Empire Paving forms lasting bonds
Asphalt paving has long been a tough, dirty job built around heavy equipment, labor and large quantities of material. Yet, behind the pavers, rollers and the dozers, the world of asphalt is about people—at least that’s what the owners of Empire Paving believe.
Founded in 2004 by then 30-year-old Nick Sommer and 26-year-old Scott Heiman, Empire Paving is a locally owned and operated asphalt paving contractor serving Cleveland and the surrounding areas.
Now celebrating 15 years in business, Sommer and Heiman continue to push forward with a love for a job that few can equal. Here’s an inside look at asphalt paving from their perspective.
A Beer, a Belief and a Beginning
Sommer and Heiman met in 2002 while working for a small residential paving company in the Cleveland area. The two developed a strong respect and friendship for each other over the next two years. One evening, after completing a tough job and over a beer, the two started talking about their hopes and desires for the future.
Heiman recalls, “I always wanted to have a business of my own. My father was an entrepreneur with his own landscaping business and I thought Nick and I could build something similar in asphalt.”
Sommer agreed and the two made plans to start their own company. In early 2004, with a truck, some industry connections, no collateral, no suppliers and a lot of energy, they set out to build their own ‘empire’—in a rented space with no power or water.
While they were both skilled at asphalt paving, Sommer notes that they weren’t businessmen by conventional standards. He adds, “In the beginning, we went to the school of hard knocks and learned as we went along. We were blessed with some phenomenal advisers, people we trusted to help guide us in a positive direction and who helped minimize the chance of costly mistakes.”
Potholes to Parking Lots
The first year, Sommer and Heiman’s new company scraped by with around $50,000 in revenue. But the belief was there and they continued to reinvest as much as they could back into the business. To build revenue and reputation, the two teamed with another small paving company to take on driveways and patchwork jobs in the residential communities—with the vision to move toward larger commercial opportunities.
Sommer still recalls their first equipment purchase: “We drove an hour out of town to purchase an $800 pavement saw. We then hit the spring liquidation sale of a large equipment dealer and bought our first skid steer, roller and trailer.”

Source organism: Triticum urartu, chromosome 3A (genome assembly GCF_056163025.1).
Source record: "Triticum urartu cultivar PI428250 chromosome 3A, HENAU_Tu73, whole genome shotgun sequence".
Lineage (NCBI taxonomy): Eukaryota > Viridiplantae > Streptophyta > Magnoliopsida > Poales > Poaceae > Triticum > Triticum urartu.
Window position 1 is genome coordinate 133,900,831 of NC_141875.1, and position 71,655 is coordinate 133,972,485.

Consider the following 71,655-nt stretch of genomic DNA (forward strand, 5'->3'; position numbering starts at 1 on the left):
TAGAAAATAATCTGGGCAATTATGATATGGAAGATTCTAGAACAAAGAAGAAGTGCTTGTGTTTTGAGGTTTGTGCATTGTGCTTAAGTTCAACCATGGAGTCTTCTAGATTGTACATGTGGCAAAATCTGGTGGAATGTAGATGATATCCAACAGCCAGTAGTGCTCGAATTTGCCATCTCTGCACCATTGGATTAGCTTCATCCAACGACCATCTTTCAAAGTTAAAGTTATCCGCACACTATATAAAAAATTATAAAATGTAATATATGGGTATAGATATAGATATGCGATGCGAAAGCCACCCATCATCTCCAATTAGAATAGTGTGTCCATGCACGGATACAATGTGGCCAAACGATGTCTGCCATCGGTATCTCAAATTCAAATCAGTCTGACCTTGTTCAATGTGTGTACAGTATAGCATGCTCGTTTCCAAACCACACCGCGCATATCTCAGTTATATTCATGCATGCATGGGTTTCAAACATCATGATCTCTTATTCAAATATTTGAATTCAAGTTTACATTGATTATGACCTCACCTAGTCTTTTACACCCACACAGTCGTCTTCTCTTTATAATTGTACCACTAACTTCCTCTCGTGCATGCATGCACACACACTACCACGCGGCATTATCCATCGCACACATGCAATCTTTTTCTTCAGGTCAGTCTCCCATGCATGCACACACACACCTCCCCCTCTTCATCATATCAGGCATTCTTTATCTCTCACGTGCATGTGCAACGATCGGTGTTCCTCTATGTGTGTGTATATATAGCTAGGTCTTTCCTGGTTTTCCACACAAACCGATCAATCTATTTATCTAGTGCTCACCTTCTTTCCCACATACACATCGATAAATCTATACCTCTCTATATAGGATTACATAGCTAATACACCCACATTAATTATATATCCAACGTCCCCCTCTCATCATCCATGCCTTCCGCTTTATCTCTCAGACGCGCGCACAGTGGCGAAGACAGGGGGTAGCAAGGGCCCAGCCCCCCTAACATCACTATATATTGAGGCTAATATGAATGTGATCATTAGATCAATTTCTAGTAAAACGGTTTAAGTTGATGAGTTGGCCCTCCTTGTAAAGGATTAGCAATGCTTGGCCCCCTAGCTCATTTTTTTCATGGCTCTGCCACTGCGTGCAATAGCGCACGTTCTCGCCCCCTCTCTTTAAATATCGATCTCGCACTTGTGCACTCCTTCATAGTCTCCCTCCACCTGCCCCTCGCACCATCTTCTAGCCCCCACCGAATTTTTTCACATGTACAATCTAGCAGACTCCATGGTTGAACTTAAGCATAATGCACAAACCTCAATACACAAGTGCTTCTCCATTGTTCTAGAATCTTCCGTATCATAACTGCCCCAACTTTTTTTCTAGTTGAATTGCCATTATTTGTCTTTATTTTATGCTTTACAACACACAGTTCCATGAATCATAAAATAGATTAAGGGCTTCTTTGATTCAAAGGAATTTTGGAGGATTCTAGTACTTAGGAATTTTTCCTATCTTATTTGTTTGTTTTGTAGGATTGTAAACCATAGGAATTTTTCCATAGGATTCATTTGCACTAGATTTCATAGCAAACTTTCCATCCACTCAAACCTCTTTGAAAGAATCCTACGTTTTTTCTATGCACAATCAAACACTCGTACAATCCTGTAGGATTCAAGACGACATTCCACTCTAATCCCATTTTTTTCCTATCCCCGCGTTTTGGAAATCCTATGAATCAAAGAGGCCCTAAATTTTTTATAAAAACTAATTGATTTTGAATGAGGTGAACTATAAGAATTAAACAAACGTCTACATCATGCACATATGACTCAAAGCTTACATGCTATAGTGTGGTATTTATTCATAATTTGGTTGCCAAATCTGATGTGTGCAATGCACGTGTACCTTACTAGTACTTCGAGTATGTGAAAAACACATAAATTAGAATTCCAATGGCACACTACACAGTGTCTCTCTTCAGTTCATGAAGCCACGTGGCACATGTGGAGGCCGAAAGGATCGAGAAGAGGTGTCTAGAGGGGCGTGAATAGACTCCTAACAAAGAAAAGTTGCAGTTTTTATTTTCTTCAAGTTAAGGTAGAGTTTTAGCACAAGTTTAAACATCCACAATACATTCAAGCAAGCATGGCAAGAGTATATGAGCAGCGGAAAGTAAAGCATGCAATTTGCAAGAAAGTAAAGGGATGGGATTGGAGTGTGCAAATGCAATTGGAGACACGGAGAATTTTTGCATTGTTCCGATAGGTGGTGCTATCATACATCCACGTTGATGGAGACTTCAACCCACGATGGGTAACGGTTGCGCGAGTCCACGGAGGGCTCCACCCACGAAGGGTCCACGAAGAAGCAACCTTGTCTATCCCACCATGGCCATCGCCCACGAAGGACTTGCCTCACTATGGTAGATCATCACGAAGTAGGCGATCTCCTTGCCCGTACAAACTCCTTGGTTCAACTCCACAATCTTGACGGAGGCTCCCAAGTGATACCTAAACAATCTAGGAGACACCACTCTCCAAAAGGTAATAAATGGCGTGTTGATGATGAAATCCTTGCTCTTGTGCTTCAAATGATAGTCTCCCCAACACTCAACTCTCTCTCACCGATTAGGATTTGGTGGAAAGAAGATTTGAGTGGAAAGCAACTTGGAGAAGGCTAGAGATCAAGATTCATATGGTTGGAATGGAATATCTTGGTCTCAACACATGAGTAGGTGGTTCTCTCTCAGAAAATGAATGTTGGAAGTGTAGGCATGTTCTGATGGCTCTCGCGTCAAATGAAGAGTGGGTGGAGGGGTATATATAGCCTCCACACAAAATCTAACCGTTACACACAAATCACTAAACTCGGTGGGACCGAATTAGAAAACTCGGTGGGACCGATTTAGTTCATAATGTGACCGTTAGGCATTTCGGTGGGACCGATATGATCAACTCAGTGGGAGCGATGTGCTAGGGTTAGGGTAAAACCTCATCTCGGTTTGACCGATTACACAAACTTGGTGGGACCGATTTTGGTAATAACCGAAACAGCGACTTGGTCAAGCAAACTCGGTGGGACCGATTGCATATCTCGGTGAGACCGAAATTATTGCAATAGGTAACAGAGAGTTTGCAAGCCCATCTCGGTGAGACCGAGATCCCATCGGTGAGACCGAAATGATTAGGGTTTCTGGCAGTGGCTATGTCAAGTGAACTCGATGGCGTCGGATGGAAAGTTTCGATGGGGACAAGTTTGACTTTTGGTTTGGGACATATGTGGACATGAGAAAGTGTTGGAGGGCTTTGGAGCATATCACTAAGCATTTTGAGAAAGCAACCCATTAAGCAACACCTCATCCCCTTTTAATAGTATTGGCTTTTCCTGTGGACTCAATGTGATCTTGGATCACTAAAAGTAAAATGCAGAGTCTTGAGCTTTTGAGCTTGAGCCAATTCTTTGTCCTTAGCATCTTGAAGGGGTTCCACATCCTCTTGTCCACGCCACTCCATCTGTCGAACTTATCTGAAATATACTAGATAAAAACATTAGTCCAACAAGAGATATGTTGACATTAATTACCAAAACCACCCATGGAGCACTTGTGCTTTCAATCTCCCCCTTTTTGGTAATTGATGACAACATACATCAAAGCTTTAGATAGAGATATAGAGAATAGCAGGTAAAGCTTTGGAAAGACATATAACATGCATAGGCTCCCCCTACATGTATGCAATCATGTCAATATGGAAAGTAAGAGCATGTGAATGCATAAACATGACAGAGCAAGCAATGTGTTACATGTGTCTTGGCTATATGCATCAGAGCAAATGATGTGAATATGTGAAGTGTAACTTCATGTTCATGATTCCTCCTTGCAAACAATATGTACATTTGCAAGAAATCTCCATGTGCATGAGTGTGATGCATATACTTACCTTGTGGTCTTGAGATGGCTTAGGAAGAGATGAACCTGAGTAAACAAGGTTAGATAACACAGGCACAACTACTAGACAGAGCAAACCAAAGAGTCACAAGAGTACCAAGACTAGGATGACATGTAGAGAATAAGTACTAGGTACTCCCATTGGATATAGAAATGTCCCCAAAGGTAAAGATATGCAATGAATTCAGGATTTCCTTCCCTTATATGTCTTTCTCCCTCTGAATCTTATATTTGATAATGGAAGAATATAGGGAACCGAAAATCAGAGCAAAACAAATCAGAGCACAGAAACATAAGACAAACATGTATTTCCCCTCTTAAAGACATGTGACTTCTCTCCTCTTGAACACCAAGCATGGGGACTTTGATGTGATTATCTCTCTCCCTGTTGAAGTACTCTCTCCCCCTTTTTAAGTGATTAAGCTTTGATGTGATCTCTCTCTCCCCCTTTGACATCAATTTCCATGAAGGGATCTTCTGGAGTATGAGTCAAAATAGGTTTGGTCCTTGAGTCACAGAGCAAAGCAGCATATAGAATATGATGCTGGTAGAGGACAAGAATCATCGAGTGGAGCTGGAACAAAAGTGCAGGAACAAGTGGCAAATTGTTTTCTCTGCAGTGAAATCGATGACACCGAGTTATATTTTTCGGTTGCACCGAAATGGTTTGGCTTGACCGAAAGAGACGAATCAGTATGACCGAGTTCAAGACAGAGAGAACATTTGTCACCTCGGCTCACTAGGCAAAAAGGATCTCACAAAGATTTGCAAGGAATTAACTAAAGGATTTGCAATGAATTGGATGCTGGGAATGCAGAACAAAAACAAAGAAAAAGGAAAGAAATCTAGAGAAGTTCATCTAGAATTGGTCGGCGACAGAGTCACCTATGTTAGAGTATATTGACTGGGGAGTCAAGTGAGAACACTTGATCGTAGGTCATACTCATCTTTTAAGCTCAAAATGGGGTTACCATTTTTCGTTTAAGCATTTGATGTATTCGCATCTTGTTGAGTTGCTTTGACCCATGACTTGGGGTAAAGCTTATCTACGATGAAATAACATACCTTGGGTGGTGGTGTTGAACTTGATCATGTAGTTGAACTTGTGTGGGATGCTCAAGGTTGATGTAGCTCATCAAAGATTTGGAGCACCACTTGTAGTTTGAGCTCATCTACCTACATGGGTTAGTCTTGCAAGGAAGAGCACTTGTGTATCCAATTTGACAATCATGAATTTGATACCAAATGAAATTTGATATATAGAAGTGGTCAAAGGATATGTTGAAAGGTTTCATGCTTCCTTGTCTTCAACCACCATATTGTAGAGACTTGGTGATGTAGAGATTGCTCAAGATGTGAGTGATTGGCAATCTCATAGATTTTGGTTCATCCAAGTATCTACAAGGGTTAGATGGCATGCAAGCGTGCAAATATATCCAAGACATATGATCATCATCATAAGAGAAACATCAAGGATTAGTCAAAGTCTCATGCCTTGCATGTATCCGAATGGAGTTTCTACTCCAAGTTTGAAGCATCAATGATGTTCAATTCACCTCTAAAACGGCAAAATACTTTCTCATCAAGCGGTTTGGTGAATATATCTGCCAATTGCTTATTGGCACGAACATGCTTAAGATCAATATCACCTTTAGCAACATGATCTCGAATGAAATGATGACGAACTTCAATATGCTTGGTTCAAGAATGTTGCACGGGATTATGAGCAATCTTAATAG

In 2005, they got a loan from a family member and bought their first paver, which allowed them to bid on and win jobs on their own. Soon after, they hired three people to help do the work and rented an office/warehouse (with lights and water, but no windows).
Heiman adds, “We knew a lot of folks in the industry, but mostly we just worked sun up to sun down bidding, selling and performing jobs. We talked to anyone who would listen.”
Their hard work and investments began to pay off. The two doubled their annual revenue every year over the next five years, building a strong customer base and establishing a line of credit. By 2010, Empire Paving was generating $3 million in annual sales. They bought a building for their equipment and office and by this point had 15 employees. Their list of clients continued to expand as they focused more on commercial and industrial asphalt paving.
Sommer notes that at that point, they recognized an expansion of services was necessary, adding, “Commercial property opportunities were more attainable with a ‘package’ plan.” Thus, Empire Paving branched into sealcoating, concrete repair and snow plowing. Of course, these trades required more labor and equipment—and their empire continued to grow.
Today, Empire Paving’s annual revenue is near $12 million. In 2018, the company leaders purchased a 15,000-square-foot building on 4.5 acres where they could store all of their equipment. Their fleet now includes over 40 trucks and 60 pieces of equipment.